Urban deliveries are subject to many access restrictions which creates the need to establish a system of loading bays and to split the last mile delivery into driving and walking parts. A new model based on hard and soft clustering approach is developed by Letnik et. al. to solve the loading bay assignment problem for efficient vehicle routing and walking in last-mile delivery.
The flexibility of the model is provided by the soft clustering approach based on different membership degrees of customers to loading bays. Especially for instances with large numbers of loading bays, soft clustering seems to give better results, it leads to higher flexibility of city logistics systems, minimal driving distances, and adequately short walking paths, which contribute to the goal of reaching sustainable urban freight deliveries.
The total length of average driving and walking distances decreases with the increase in the number of loading bays. The researchers conclude that a soft optimization approach proves to be an acceptable alternative for decreasing driving distances especially for a larger number of loading bays. They, therefore, advise city authorities to plan reasonably large numbers of loading bays in urban areas and to use soft optimization approach when assigning loading bays to the routing of the urban last-mile deliveries.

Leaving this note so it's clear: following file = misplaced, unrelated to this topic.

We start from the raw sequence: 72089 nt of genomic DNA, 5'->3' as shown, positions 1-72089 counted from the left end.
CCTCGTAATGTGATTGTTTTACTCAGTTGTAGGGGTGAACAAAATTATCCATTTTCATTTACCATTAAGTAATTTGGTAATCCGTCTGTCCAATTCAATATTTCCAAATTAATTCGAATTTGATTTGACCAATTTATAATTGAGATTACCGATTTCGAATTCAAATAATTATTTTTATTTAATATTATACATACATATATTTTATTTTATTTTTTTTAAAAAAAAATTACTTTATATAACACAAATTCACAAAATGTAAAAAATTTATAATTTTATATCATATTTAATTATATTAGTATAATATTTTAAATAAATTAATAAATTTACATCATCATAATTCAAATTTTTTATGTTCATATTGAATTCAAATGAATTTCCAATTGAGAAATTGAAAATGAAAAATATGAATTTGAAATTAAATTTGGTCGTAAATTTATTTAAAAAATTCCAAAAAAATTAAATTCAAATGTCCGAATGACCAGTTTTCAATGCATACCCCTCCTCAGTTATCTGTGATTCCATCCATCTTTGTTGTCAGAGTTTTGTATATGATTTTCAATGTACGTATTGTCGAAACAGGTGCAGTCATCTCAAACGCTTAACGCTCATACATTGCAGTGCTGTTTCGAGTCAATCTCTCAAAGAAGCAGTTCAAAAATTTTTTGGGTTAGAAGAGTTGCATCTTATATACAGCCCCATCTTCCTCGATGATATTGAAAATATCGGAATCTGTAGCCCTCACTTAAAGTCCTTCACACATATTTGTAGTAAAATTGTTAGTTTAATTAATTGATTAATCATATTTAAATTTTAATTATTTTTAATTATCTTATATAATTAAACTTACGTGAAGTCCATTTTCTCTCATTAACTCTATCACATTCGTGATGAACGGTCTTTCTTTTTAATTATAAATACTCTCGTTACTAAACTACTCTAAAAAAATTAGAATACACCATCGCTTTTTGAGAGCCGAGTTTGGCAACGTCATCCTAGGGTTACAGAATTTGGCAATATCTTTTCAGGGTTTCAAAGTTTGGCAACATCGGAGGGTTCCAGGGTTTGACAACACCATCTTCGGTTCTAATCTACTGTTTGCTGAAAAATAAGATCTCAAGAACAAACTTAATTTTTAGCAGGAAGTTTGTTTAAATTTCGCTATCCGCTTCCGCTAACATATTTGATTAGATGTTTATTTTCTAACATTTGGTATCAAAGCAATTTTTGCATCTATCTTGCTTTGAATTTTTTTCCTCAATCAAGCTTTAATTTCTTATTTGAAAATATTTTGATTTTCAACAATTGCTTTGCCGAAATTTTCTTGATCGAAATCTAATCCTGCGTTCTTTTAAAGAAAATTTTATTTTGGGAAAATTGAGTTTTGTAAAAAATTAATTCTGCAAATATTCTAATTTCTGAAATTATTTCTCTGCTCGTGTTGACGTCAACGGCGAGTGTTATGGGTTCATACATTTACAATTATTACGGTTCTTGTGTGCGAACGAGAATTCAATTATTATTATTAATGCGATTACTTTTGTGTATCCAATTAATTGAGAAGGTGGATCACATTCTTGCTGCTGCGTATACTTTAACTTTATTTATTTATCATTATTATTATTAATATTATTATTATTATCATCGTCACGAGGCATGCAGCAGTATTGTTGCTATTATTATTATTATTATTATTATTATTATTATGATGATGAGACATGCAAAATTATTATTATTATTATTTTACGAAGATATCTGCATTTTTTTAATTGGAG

This would enable them to reduce the number of driven kilometers and create greater flexibility of the city logistics system. Such a system would also have beneficial results for logistics operators, users, and city dwellers, which are constantly looking for a better, more efficient, and sustainable city logistics system.